Spinning into Butter: A Play

Spinning into Butter: A Play

by Rebecca Gilman

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Set on a college campus in Vermont, Spinning into Butter is a new play by a major young American playwright that explores the dangers of both racism and political correctness in America today in a manner that is at once profound, disturbing, darkly comic, and deeply cathartic. Rebecca Gilman challenges our preconceptions about race relations, writing of a

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Set on a college campus in Vermont, Spinning into Butter is a new play by a major young American playwright that explores the dangers of both racism and political correctness in America today in a manner that is at once profound, disturbing, darkly comic, and deeply cathartic. Rebecca Gilman challenges our preconceptions about race relations, writing of a liberal dean of students named Sarah Daniels who investigates the pinning of anonymous, clearly racist letters on the door of one of the college's few African American students. The stunning discovery that there is a virulent racist on campus forces Sarah, along with other faculty members and students, to explore her feelings about racism, leading to surprising discoveries and painful insights that will rivet and provoke the reader as perhaps no play since David Mamet's Oleanna has done.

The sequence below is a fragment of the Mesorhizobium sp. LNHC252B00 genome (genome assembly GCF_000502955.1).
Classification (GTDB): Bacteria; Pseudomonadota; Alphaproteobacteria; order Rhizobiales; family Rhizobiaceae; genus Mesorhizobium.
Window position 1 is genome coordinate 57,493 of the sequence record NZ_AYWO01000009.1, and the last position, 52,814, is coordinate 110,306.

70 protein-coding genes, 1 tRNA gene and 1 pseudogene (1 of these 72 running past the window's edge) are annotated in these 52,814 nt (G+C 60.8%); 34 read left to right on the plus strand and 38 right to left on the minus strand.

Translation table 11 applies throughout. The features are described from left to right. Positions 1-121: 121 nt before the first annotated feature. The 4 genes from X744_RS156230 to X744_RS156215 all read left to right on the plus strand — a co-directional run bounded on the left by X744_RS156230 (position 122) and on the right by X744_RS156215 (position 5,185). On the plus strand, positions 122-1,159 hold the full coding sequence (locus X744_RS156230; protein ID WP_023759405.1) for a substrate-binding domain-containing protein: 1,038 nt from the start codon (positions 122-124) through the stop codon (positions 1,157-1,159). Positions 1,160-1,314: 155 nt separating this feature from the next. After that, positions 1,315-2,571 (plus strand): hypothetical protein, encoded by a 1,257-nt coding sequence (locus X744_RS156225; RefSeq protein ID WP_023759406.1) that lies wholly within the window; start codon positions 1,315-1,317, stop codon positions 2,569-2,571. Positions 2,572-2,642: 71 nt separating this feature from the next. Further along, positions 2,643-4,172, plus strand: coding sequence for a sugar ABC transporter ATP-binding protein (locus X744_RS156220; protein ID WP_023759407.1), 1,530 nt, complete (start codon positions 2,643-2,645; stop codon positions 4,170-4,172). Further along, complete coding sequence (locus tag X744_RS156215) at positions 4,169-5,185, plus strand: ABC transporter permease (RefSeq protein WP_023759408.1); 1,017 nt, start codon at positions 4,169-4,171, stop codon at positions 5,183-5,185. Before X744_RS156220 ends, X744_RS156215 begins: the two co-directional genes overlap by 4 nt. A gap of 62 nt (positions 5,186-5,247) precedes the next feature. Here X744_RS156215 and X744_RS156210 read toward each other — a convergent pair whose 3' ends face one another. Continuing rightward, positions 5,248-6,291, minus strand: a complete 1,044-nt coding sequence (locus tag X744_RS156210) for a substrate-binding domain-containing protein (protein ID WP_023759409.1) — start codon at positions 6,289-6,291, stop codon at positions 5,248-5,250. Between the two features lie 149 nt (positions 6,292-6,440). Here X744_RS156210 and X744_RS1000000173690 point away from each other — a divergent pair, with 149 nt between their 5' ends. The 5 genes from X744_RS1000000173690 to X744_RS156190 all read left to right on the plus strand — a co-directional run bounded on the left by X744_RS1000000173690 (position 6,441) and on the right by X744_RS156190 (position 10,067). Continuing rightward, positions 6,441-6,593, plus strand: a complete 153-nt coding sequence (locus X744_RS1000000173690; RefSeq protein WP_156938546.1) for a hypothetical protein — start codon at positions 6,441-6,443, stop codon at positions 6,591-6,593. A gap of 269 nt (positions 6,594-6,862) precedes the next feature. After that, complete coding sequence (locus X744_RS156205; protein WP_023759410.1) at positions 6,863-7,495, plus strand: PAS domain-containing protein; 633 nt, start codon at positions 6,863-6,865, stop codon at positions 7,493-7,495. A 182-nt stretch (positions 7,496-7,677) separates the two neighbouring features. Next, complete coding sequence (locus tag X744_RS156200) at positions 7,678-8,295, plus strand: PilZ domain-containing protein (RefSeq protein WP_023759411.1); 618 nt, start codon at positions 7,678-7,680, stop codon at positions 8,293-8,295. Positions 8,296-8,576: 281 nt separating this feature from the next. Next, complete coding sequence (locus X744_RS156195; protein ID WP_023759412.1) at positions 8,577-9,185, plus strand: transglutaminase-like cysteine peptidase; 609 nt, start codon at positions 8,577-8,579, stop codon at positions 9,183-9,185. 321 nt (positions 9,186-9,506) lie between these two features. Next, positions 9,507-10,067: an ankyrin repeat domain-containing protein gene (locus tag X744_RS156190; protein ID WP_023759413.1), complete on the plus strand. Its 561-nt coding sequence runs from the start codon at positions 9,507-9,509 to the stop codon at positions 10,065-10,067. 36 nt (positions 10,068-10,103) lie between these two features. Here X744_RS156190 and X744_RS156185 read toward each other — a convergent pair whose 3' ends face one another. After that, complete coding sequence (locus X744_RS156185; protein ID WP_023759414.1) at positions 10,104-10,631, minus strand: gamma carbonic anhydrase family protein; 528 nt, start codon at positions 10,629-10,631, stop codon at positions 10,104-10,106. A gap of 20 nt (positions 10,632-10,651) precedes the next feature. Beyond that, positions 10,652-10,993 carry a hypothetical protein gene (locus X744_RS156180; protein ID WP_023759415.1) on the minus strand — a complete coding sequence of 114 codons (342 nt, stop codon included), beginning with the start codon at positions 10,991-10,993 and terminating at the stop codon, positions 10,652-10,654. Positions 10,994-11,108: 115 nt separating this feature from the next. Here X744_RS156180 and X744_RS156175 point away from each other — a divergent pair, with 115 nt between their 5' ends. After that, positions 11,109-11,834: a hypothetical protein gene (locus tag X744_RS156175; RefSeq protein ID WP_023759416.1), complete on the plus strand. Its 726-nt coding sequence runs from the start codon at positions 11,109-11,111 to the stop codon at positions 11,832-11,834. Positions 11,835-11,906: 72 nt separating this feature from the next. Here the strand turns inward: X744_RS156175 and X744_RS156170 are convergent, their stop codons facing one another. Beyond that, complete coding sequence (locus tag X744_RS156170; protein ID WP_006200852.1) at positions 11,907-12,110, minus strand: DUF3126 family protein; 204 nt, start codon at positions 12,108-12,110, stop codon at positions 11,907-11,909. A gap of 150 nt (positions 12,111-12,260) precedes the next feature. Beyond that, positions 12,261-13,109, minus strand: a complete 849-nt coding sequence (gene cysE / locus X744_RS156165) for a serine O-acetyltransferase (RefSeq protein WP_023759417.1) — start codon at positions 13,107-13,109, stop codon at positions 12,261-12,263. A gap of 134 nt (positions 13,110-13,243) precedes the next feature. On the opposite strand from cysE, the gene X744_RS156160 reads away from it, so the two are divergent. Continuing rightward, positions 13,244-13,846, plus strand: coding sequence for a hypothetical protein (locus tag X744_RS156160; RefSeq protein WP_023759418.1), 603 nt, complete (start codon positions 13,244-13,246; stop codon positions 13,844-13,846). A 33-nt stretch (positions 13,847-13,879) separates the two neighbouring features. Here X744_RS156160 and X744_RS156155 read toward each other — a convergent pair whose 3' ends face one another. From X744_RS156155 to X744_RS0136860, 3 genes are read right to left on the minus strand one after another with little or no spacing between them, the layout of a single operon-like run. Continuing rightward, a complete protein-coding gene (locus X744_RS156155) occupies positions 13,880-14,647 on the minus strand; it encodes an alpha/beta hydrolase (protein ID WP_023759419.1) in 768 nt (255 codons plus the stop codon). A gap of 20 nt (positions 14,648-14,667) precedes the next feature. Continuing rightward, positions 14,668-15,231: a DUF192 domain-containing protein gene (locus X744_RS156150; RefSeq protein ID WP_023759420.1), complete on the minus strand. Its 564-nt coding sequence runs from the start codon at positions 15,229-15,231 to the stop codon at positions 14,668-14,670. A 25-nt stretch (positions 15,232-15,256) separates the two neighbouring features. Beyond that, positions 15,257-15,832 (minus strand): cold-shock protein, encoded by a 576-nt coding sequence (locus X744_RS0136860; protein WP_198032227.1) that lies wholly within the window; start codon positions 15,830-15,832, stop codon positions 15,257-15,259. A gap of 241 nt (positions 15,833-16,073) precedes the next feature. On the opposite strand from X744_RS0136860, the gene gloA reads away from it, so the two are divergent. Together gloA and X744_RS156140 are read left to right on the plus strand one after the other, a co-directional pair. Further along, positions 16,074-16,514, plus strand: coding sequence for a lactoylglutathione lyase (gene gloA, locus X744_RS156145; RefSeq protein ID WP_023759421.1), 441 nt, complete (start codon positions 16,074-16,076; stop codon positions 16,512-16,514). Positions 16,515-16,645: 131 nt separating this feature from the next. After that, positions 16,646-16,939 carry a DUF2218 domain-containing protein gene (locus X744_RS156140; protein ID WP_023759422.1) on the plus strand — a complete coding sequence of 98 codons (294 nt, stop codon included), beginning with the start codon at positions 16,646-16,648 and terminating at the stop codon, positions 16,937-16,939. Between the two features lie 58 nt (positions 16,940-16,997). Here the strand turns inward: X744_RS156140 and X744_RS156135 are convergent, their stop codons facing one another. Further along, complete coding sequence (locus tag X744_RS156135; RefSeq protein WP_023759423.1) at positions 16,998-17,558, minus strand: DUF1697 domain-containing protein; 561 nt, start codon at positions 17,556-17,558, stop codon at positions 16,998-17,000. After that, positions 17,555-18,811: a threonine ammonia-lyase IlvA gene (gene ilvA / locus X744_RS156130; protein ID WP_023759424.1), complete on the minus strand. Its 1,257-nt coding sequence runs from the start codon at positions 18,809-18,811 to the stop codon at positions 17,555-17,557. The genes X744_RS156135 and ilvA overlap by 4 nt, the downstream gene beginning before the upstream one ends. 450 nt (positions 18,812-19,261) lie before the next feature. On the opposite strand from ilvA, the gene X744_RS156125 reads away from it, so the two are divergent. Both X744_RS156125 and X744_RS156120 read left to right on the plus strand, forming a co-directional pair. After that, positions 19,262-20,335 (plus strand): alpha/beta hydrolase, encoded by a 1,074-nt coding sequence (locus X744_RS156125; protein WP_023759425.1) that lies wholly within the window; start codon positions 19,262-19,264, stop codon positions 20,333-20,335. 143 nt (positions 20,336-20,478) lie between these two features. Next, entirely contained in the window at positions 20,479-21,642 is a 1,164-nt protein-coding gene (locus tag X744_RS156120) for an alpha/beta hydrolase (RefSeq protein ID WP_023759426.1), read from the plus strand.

Spinning into Butter had its world premiere at the Goodman Theatre in Chicago in May 1999 and opened at the Vivian Beaumont Theater at Lincoln Center in New York in April 2000.

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Editorial Reviews

From the Publisher
"Splendid . . . A play of blistering force . . . [Gilman] is poised to have a major impact on the American theater." —Chris Jones, Variety